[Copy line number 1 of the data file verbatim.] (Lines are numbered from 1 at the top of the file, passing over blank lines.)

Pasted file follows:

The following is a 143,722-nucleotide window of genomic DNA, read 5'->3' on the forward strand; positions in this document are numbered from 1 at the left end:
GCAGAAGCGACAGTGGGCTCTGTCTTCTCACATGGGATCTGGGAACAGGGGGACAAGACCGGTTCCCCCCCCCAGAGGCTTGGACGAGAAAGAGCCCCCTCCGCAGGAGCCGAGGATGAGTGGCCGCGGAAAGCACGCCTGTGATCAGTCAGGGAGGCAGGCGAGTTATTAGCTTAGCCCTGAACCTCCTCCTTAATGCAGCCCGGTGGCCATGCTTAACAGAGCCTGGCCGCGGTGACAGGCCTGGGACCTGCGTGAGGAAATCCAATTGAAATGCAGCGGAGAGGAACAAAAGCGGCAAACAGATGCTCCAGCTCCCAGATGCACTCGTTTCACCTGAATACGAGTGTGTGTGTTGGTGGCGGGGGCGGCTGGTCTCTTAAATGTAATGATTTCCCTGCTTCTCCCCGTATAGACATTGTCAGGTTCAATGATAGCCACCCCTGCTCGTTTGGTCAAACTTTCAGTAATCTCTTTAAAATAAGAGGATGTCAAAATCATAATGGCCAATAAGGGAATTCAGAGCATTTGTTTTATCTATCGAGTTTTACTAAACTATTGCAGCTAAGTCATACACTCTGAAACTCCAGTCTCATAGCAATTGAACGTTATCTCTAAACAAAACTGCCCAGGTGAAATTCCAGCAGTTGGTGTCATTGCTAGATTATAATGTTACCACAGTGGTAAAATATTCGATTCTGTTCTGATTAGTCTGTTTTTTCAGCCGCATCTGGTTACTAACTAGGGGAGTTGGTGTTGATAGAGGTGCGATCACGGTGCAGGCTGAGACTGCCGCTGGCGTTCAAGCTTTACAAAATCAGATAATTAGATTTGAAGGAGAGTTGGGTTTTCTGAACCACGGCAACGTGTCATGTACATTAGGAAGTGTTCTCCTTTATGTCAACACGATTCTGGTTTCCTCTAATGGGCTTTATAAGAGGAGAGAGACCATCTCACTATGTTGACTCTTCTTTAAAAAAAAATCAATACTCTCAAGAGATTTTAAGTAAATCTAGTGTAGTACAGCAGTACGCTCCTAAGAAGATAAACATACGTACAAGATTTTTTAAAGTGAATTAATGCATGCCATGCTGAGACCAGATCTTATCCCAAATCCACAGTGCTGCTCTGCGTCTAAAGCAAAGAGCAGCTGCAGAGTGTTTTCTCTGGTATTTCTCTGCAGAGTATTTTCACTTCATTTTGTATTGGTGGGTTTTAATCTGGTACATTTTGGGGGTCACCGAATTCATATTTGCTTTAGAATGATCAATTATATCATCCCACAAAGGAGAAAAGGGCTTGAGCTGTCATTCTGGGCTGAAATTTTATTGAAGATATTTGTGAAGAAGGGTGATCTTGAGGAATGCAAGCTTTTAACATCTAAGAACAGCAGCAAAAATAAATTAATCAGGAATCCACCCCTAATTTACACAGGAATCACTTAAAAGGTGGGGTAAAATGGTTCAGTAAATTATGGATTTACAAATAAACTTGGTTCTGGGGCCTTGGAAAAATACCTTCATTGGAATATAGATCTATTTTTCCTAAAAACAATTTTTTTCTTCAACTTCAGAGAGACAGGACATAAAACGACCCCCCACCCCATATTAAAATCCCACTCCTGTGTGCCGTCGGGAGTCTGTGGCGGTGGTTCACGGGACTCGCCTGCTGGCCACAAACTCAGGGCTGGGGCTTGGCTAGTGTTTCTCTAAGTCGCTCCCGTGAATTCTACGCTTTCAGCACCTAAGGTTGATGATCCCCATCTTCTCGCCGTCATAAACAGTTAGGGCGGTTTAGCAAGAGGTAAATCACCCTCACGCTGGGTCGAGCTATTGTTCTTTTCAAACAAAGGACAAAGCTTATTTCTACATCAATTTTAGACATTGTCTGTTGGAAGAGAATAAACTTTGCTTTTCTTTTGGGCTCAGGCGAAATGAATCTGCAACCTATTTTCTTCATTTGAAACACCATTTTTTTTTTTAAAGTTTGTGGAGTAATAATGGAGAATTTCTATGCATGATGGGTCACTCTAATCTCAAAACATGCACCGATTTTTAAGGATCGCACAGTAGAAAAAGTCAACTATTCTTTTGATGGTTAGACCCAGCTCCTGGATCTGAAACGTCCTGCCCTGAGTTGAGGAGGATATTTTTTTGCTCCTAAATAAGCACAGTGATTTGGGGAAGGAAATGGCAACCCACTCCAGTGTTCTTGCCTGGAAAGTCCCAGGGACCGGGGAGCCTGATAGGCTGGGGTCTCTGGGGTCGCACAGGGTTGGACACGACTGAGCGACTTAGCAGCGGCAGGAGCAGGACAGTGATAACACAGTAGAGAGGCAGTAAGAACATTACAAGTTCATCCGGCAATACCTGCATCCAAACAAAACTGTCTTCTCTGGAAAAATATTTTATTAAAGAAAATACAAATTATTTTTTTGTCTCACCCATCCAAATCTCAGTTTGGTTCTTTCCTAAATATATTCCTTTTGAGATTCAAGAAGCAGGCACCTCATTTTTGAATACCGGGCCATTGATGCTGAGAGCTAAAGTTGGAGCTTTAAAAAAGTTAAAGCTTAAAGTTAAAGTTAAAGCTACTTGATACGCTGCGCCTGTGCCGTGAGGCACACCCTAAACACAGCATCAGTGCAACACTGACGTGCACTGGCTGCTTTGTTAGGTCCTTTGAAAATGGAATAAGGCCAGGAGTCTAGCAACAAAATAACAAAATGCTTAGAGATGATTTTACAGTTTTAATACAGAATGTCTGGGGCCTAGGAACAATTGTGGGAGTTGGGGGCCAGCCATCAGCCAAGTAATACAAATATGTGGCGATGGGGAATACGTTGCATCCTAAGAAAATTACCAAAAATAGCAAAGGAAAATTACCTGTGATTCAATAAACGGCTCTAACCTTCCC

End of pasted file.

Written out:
The following is a 143,722-nucleotide window of genomic DNA, read 5'->3' on the forward strand; positions in this document are numbered from 1 at the left end: